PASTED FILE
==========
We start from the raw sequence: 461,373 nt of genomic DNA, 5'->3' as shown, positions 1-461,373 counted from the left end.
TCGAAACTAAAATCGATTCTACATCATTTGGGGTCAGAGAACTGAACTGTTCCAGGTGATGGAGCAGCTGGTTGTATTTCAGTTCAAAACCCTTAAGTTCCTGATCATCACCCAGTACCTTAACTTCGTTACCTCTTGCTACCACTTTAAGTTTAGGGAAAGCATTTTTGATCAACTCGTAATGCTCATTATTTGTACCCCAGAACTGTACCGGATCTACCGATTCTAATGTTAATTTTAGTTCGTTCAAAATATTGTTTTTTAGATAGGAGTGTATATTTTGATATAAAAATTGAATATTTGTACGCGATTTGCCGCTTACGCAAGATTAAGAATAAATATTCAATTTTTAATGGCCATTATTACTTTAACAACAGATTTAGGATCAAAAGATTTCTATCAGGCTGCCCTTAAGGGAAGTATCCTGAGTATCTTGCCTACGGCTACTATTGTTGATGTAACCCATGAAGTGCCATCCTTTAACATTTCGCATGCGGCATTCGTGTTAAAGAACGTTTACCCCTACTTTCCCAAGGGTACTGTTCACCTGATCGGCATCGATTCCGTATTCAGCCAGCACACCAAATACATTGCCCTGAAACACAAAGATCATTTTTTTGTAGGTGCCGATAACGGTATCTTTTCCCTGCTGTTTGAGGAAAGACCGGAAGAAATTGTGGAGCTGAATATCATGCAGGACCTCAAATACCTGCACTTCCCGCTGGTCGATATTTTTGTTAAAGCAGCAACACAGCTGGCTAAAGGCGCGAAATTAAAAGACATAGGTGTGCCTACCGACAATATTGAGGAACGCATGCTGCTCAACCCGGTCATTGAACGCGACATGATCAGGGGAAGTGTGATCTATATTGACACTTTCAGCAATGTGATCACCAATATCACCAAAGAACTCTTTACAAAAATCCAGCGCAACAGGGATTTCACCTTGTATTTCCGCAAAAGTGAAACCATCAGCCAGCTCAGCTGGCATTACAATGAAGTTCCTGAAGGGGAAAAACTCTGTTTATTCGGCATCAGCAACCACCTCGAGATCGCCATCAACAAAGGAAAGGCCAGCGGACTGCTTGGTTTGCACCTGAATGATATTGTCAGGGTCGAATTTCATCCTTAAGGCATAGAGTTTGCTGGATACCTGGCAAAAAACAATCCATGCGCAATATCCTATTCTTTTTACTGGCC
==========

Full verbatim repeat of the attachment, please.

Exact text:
We start from the raw sequence: 461,373 nt of genomic DNA, 5'->3' as shown, positions 1-461,373 counted from the left end.
TCGAAACTAAAATCGATTCTACATCATTTGGGGTCAGAGAACTGAACTGTTCCAGGTGATGGAGCAGCTGGTTGTATTTCAGTTCAAAACCCTTAAGTTCCTGATCATCACCCAGTACCTTAACTTCGTTACCTCTTGCTACCACTTTAAGTTTAGGGAAAGCATTTTTGATCAACTCGTAATGCTCATTATTTGTACCCCAGAACTGTACCGGATCTACCGATTCTAATGTTAATTTTAGTTCGTTCAAAATATTGTTTTTTAGATAGGAGTGTATATTTTGATATAAAAATTGAATATTTGTACGCGATTTGCCGCTTACGCAAGATTAAGAATAAATATTCAATTTTTAATGGCCATTATTACTTTAACAACAGATTTAGGATCAAAAGATTTCTATCAGGCTGCCCTTAAGGGAAGTATCCTGAGTATCTTGCCTACGGCTACTATTGTTGATGTAACCCATGAAGTGCCATCCTTTAACATTTCGCATGCGGCATTCGTGTTAAAGAACGTTTACCCCTACTTTCCCAAGGGTACTGTTCACCTGATCGGCATCGATTCCGTATTCAGCCAGCACACCAAATACATTGCCCTGAAACACAAAGATCATTTTTTTGTAGGTGCCGATAACGGTATCTTTTCCCTGCTGTTTGAGGAAAGACCGGAAGAAATTGTGGAGCTGAATATCATGCAGGACCTCAAATACCTGCACTTCCCGCTGGTCGATATTTTTGTTAAAGCAGCAACACAGCTGGCTAAAGGCGCGAAATTAAAAGACATAGGTGTGCCTACCGACAATATTGAGGAACGCATGCTGCTCAACCCGGTCATTGAACGCGACATGATCAGGGGAAGTGTGATCTATATTGACACTTTCAGCAATGTGATCACCAATATCACCAAAGAACTCTTTACAAAAATCCAGCGCAACAGGGATTTCACCTTGTATTTCCGCAAAAGTGAAACCATCAGCCAGCTCAGCTGGCATTACAATGAAGTTCCTGAAGGGGAAAAACTCTGTTTATTCGGCATCAGCAACCACCTCGAGATCGCCATCAACAAAGGAAAGGCCAGCGGACTGCTTGGTTTGCACCTGAATGATATTGTCAGGGTCGAATTTCATCCTTAAGGCATAGAGTTTGCTGGATACCTGGCAAAAAACAATCCATGCGCAATATCCTATTCTTTTTACTGGCC